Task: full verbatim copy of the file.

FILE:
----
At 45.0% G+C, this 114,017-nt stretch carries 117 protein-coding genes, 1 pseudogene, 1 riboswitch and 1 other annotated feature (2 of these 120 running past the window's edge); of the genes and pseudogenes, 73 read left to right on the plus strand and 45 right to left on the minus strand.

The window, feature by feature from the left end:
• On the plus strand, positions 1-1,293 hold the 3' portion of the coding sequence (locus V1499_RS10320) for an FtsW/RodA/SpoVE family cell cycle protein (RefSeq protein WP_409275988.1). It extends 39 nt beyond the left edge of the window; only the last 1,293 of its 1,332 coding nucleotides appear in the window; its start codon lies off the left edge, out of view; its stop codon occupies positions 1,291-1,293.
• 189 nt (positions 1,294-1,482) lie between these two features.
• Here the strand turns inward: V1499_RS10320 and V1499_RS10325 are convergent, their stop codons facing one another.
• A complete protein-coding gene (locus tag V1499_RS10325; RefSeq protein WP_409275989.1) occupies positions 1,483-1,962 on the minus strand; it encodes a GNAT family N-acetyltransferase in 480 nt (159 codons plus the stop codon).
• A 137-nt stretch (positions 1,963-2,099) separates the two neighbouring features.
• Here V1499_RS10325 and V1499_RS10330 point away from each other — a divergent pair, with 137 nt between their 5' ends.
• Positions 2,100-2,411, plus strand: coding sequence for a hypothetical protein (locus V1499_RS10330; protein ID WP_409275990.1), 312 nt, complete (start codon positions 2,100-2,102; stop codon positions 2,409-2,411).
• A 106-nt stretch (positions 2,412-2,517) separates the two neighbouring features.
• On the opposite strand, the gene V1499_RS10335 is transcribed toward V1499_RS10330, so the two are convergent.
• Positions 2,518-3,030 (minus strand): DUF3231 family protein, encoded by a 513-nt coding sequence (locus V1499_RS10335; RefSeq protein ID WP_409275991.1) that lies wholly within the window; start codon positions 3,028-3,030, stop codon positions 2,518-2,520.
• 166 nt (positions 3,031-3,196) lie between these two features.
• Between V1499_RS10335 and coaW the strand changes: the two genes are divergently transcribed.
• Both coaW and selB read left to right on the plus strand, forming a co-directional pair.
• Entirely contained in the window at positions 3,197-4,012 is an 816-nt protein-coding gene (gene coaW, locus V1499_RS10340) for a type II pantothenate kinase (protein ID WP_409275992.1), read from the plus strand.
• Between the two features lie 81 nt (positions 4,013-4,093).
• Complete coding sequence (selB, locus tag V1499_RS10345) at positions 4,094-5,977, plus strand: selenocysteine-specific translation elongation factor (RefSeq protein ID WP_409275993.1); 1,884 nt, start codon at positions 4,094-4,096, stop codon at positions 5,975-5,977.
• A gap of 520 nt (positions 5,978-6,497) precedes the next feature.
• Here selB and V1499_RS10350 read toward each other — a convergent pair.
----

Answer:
At 45.0% G+C, this 114,017-nt stretch carries 117 protein-coding genes, 1 pseudogene, 1 riboswitch and 1 other annotated feature (2 of these 120 running past the window's edge); of the genes and pseudogenes, 73 read left to right on the plus strand and 45 right to left on the minus strand.

The window, feature by feature from the left end:
• On the plus strand, positions 1-1,293 hold the 3' portion of the coding sequence (locus V1499_RS10320) for an FtsW/RodA/SpoVE family cell cycle protein (RefSeq protein WP_409275988.1). It extends 39 nt beyond the left edge of the window; only the last 1,293 of its 1,332 coding nucleotides appear in the window; its start codon lies off the left edge, out of view; its stop codon occupies positions 1,291-1,293.
• 189 nt (positions 1,294-1,482) lie between these two features.
• Here the strand turns inward: V1499_RS10320 and V1499_RS10325 are convergent, their stop codons facing one another.
• A complete protein-coding gene (locus tag V1499_RS10325; RefSeq protein WP_409275989.1) occupies positions 1,483-1,962 on the minus strand; it encodes a GNAT family N-acetyltransferase in 480 nt (159 codons plus the stop codon).
• A 137-nt stretch (positions 1,963-2,099) separates the two neighbouring features.
• Here V1499_RS10325 and V1499_RS10330 point away from each other — a divergent pair, with 137 nt between their 5' ends.
• Positions 2,100-2,411, plus strand: coding sequence for a hypothetical protein (locus V1499_RS10330; protein ID WP_409275990.1), 312 nt, complete (start codon positions 2,100-2,102; stop codon positions 2,409-2,411).
• A 106-nt stretch (positions 2,412-2,517) separates the two neighbouring features.
• On the opposite strand, the gene V1499_RS10335 is transcribed toward V1499_RS10330, so the two are convergent.
• Positions 2,518-3,030 (minus strand): DUF3231 family protein, encoded by a 513-nt coding sequence (locus V1499_RS10335; RefSeq protein ID WP_409275991.1) that lies wholly within the window; start codon positions 3,028-3,030, stop codon positions 2,518-2,520.
• 166 nt (positions 3,031-3,196) lie between these two features.
• Between V1499_RS10335 and coaW the strand changes: the two genes are divergently transcribed.
• Both coaW and selB read left to right on the plus strand, forming a co-directional pair.
• Entirely contained in the window at positions 3,197-4,012 is an 816-nt protein-coding gene (gene coaW, locus V1499_RS10340) for a type II pantothenate kinase (protein ID WP_409275992.1), read from the plus strand.
• Between the two features lie 81 nt (positions 4,013-4,093).
• Complete coding sequence (selB, locus tag V1499_RS10345) at positions 4,094-5,977, plus strand: selenocysteine-specific translation elongation factor (RefSeq protein ID WP_409275993.1); 1,884 nt, start codon at positions 4,094-4,096, stop codon at positions 5,975-5,977.
• A gap of 520 nt (positions 5,978-6,497) precedes the next feature.
• Here selB and V1499_RS10350 read toward each other — a convergent pair.